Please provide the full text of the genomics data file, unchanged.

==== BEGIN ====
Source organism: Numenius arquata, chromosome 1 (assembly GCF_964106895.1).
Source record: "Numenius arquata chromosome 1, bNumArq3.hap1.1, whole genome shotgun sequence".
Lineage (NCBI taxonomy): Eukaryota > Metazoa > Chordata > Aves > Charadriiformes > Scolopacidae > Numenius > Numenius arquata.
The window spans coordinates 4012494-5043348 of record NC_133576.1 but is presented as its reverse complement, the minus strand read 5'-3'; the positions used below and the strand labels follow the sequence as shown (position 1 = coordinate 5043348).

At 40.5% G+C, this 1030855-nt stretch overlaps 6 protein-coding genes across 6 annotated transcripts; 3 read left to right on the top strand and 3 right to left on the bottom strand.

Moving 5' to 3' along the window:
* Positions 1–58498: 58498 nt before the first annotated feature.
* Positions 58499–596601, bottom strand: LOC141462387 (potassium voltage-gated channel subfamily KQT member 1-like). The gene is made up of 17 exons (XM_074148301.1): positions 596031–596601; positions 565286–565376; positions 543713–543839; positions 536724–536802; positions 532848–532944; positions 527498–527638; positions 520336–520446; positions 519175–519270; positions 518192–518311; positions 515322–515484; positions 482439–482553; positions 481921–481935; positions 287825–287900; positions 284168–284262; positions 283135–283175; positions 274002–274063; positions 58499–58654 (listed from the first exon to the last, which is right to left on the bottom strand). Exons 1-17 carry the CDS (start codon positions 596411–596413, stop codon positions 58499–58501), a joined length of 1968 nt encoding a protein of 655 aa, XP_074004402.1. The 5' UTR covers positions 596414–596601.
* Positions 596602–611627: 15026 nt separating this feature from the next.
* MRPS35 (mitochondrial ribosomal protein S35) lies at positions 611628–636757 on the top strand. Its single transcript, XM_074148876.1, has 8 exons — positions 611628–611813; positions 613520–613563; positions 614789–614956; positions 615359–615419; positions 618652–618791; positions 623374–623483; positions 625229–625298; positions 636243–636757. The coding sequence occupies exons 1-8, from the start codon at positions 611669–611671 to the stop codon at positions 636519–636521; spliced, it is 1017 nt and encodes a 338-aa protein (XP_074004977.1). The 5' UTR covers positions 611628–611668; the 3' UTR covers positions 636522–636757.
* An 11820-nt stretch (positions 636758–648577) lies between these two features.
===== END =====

Source organism: Numenius arquata, chromosome 1 (assembly GCF_964106895.1).
Source record: "Numenius arquata chromosome 1, bNumArq3.hap1.1, whole genome shotgun sequence".
Lineage (NCBI taxonomy): Eukaryota > Metazoa > Chordata > Aves > Charadriiformes > Scolopacidae > Numenius > Numenius arquata.
The window spans coordinates 4012494-5043348 of record NC_133576.1 but is presented as its reverse complement, the minus strand read 5'-3'; the positions used below and the strand labels follow the sequence as shown (position 1 = coordinate 5043348).

At 40.5% G+C, this 1030855-nt stretch overlaps 6 protein-coding genes across 6 annotated transcripts; 3 read left to right on the top strand and 3 right to left on the bottom strand.

Moving 5' to 3' along the window:
* Positions 1–58498: 58498 nt before the first annotated feature.
* Positions 58499–596601, bottom strand: LOC141462387 (potassium voltage-gated channel subfamily KQT member 1-like). The gene is made up of 17 exons (XM_074148301.1): positions 596031–596601; positions 565286–565376; positions 543713–543839; positions 536724–536802; positions 532848–532944; positions 527498–527638; positions 520336–520446; positions 519175–519270; positions 518192–518311; positions 515322–515484; positions 482439–482553; positions 481921–481935; positions 287825–287900; positions 284168–284262; positions 283135–283175; positions 274002–274063; positions 58499–58654 (listed from the first exon to the last, which is right to left on the bottom strand). Exons 1-17 carry the CDS (start codon positions 596411–596413, stop codon positions 58499–58501), a joined length of 1968 nt encoding a protein of 655 aa, XP_074004402.1. The 5' UTR covers positions 596414–596601.
* Positions 596602–611627: 15026 nt separating this feature from the next.
* MRPS35 (mitochondrial ribosomal protein S35) lies at positions 611628–636757 on the top strand. Its single transcript, XM_074148876.1, has 8 exons — positions 611628–611813; positions 613520–613563; positions 614789–614956; positions 615359–615419; positions 618652–618791; positions 623374–623483; positions 625229–625298; positions 636243–636757. The coding sequence occupies exons 1-8, from the start codon at positions 611669–611671 to the stop codon at positions 636519–636521; spliced, it is 1017 nt and encodes a 338-aa protein (XP_074004977.1). The 5' UTR covers positions 611628–611668; the 3' UTR covers positions 636522–636757.
* An 11820-nt stretch (positions 636758–648577) lies between these two features.